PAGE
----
The Sin of Wasted Time
My glance at the digital clock at the bottom right-hand corner of my monitor revealed that two hours had slipped by. I cringed: "Bad time management, Lindsey." Then I caught myself: Not true.
A few years back, I neglected some homework. (Sadly, that wasn't the last time some assignments received less than their share of attention, but this occasion stands out in particular.) The conversation with my teacher went something like this:
“Well, Mr. Hardisty, I didn’t really manage my time quite as effectively as I could have, last week… you see, I concentrated more on many of my other responsibilities…”
It really would have turned out as a beautiful little excuse, believe me—had he allowed me to finish. He did not.
“No. Time management isn’t your issue, Lindsey.”
I fumbled. “Ah… it isn’t? But…like I said...”
“No, it isn’t. Let me finish: your issue is laziness. The reason you didn’t meet your goals this week is because you weren’t self-disciplined.”
Confessing to habits of “procrastination” and “bad time management” is common enough. In those terms, it can almost sound like a mild (and sometimes even amusing) fault. But there’s nothing funny about sin.
Isn’t it true that the things we spend our time doing on a daily, hour-by-hour, minute-by-minute basis reflect what’s important to us? If so, the way we spend our time is the most telling thing about us. After all, isn’t “time” just a gentler, bite-sized word for “life”?
In that case, habits of procrastination are really more accurately described as habits of life-wasting. Proverbs has some choice words for people like that: “sluggards” and “fools”.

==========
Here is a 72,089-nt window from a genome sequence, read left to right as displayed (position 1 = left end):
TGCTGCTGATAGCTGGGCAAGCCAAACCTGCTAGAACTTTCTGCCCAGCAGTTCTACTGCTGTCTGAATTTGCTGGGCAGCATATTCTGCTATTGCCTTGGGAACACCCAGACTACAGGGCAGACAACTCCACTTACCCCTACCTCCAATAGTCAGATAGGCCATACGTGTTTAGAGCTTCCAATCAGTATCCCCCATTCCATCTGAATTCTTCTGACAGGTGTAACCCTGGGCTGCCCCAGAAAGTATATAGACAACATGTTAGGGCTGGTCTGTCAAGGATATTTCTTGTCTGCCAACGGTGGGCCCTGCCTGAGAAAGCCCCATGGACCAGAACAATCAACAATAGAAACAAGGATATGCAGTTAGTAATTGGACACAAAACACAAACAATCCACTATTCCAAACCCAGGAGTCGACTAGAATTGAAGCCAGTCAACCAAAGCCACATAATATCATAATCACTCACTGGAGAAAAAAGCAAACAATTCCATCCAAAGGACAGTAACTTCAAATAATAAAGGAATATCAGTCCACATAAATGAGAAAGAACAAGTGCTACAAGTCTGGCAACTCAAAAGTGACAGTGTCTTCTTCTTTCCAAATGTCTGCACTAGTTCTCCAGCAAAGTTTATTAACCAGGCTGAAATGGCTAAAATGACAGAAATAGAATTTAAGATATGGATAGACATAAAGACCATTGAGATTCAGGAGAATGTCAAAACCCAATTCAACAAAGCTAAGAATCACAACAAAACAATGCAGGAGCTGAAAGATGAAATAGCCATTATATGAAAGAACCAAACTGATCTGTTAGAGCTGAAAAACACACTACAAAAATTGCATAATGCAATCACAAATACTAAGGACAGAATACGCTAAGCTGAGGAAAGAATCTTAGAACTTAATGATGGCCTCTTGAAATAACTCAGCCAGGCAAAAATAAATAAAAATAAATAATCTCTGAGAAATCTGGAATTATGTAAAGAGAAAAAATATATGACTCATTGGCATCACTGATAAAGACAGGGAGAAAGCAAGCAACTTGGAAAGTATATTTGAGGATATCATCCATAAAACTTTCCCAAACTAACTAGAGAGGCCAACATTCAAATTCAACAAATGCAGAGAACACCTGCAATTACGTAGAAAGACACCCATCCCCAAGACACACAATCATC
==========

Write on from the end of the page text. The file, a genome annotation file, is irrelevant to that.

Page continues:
But you know the pattern. At the end of the day, feeling guilty and sorry, we’ll start to moan about how busy we are. I try to get everything done, but I can’t. Sigh. Not enough hours in the day. Poor Linny.
Alright, yes. I know we’re all busy, and if you're anything like me, you often try to fit too many things (even good things) into your schedule.
I don't think "lack of time” is the issue, though. Not any more than "lack of money" can be blamed for turning a girl into a shopaholic with three maxed out credit cards. If we had more time, we’d just waste a greater amount of it. Case in point: when a procrastinator gets a few extra days to work on homework, the homework still gets done at the last minute, doesn't it?
Just think how many hours a day you watch TV. What about surfing Facebook? Twitter? Checking email? Texting about not-so-important stuff? There’s enough time in 24 hours to get everything that God wants us to accomplish done. We’re just not using it on the right things.
As a step in the right direction, I've decided to desert the terms “poor time management” and “procrastination” to describe my problem. When those habits are ruling me, I need to face it squarely and call the sin what it is: an undisciplined, self-centered lifestyle inconsistent with Christianity. If I'm a servant of Christ, every minute of my time belongs to Him. I don't have the right to squander what isn't mine.
Please register for a free account to view this content
We hope you have enjoyed the 10 discipleship resources you have read in the last 30 days.
You have exceeded your 10 piece content limit.
Create a free account today to keep fueling your spiritual journey!
Already a member? Login to iDisciple